Putting vacant buildings to use
Sir, – David McWilliams (Opinion & Analysis, “A plan to put Ireland’s 200,000 vacant buildings to use”, October 31st; “The rules of the property game have changed”, October 17th) rightly draws attention to the persistent long-term vacancy and dereliction problem of properties in Irish towns and cities.
Several points he raises have been evident for years and still demand urgent Government action.
The first is the contradiction that over 200,000 buildings in the State remain vacant at a time of ongoing demographic growth and housing demand. This figure does not include partially empty buildings (where the ground floor is occupied but the upper floors remain empty).
The second is that despite a building being empty, it does not imply it is available to be reused. As your columnist points out, hoarding is an ingrained mode of operation in Ireland. Land, and the buildings on land, are a precious and finite resource, yet culture and policy in Ireland do not reflect this. Indeed, in the absence of any disincentives, the State arguably facilitates hoarding and perpetuates the cycle of dereliction.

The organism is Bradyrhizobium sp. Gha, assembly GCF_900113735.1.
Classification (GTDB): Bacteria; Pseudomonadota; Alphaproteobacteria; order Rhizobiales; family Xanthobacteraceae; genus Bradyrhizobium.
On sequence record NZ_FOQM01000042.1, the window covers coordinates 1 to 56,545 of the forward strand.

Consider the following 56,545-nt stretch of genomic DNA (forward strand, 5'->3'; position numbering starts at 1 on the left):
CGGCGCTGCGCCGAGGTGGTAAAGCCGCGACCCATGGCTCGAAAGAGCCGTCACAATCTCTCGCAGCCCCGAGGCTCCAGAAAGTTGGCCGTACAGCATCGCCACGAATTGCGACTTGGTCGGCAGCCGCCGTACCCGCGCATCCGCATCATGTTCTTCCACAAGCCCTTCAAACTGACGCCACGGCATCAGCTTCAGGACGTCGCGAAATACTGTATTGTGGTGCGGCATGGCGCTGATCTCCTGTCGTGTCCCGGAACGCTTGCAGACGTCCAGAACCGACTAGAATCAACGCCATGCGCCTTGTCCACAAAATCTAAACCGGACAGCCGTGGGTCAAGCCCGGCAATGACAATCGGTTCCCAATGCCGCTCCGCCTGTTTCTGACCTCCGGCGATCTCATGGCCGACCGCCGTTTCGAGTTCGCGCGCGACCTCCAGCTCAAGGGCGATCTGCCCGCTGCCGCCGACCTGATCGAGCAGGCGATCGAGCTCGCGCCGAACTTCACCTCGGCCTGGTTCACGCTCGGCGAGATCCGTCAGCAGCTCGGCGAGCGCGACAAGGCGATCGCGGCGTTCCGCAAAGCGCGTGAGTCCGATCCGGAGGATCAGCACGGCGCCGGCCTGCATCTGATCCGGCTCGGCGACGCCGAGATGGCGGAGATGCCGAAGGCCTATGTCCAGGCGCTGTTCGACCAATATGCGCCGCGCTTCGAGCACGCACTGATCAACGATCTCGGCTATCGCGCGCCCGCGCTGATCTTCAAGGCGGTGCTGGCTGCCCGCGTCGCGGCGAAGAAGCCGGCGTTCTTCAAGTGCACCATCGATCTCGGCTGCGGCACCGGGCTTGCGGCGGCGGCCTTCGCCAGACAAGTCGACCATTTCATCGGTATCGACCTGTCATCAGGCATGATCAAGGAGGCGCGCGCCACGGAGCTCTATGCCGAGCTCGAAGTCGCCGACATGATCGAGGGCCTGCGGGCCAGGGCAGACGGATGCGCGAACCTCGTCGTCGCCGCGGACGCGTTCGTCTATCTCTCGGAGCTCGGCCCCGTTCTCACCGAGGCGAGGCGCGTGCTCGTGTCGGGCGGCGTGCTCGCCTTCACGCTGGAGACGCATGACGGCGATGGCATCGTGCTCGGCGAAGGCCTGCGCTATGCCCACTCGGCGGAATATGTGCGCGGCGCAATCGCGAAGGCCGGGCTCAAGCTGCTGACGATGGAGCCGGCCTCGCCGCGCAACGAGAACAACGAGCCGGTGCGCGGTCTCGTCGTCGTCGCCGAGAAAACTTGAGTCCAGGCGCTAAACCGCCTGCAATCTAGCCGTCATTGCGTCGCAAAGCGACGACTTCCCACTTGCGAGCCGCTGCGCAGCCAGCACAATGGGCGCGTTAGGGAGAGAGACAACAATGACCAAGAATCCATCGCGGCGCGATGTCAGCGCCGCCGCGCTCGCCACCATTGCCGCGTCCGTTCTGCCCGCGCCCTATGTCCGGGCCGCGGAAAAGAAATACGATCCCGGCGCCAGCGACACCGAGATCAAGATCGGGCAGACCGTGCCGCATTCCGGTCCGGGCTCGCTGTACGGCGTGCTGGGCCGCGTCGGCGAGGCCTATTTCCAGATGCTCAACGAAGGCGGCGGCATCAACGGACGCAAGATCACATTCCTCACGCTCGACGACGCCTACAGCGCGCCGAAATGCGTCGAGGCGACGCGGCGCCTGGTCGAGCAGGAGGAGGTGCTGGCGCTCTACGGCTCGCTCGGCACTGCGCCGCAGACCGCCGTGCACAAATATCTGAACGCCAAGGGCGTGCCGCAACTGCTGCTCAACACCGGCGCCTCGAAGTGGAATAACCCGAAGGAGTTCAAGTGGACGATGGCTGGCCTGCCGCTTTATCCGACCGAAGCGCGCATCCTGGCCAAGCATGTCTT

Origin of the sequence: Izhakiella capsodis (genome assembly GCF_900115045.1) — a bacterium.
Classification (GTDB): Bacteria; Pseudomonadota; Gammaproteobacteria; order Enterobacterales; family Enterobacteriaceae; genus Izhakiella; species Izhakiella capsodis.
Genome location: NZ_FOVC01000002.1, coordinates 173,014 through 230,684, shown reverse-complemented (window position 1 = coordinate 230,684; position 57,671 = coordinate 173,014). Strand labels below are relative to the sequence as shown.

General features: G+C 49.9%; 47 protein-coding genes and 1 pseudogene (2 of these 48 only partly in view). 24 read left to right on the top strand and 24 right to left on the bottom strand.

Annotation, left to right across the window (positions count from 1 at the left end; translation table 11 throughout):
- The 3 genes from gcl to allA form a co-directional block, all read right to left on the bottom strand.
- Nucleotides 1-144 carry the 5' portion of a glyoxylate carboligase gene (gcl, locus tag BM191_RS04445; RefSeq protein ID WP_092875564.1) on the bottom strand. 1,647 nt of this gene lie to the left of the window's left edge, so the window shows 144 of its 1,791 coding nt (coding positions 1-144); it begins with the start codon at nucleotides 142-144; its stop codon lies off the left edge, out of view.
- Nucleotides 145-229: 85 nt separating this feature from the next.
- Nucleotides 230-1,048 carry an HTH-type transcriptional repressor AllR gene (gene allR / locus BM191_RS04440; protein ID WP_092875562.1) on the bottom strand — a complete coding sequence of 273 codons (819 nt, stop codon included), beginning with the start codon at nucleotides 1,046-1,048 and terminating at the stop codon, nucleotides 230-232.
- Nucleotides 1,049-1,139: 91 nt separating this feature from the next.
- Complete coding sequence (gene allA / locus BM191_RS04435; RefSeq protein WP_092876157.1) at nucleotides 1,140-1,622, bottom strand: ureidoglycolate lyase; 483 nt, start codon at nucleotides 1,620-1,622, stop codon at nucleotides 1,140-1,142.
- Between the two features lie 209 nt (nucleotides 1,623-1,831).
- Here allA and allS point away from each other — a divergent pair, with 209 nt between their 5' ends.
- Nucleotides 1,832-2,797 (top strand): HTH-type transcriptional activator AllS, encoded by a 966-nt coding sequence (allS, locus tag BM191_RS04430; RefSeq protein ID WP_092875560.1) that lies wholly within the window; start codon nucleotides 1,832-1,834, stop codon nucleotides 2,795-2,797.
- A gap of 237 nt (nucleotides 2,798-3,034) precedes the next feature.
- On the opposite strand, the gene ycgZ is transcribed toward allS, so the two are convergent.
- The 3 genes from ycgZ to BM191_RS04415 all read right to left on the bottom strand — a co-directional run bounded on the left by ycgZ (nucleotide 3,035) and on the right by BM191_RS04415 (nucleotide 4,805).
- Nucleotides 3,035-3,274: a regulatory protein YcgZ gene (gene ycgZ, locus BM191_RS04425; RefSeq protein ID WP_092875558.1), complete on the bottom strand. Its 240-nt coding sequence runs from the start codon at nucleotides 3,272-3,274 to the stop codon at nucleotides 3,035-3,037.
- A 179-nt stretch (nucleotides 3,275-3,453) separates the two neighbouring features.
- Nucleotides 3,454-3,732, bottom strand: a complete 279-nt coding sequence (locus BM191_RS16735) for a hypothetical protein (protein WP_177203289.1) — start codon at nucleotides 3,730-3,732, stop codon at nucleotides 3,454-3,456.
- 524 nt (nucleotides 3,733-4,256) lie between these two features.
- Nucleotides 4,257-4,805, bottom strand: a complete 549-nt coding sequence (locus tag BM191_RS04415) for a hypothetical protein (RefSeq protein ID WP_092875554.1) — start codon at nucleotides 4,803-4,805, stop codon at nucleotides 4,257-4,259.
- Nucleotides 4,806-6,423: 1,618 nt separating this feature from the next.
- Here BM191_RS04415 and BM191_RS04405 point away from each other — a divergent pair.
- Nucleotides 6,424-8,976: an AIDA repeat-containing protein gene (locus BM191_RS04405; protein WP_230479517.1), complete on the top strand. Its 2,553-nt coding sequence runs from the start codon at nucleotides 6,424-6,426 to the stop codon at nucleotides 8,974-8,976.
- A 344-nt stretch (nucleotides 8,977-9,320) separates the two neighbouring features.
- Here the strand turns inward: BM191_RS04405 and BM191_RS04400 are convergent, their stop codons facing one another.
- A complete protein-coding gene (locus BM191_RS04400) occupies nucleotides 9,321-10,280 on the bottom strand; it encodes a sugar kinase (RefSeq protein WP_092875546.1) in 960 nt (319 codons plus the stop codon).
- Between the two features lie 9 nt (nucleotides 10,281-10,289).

Empty and derelict buildings are not only directly wasteful in themselves, with broader negative implications for cultural heritage and the urban realm, but in cities and towns where infrastructure is available, it makes even less sense to allow persistent vacancy to continue.
Site-value tax and compulsory sales orders are just two of the mechanisms gaining traction in other countries that could be replicated here. If these mechanisms are seen as the stick, then a carrot is also needed to support those who take on adaptive re-use of empty buildings to navigate the complex regulatory environment of building control and protected structure regulations.
The opportunity here is not just to make better use of existing buildings in towns and cities, but to do so as part of a low-carbon transition and meet our growing housing need at the same time. The third benefit is to society, by delivering quality homes and neighbourhoods that are walkable, diverse, and compact. – Yours, etc,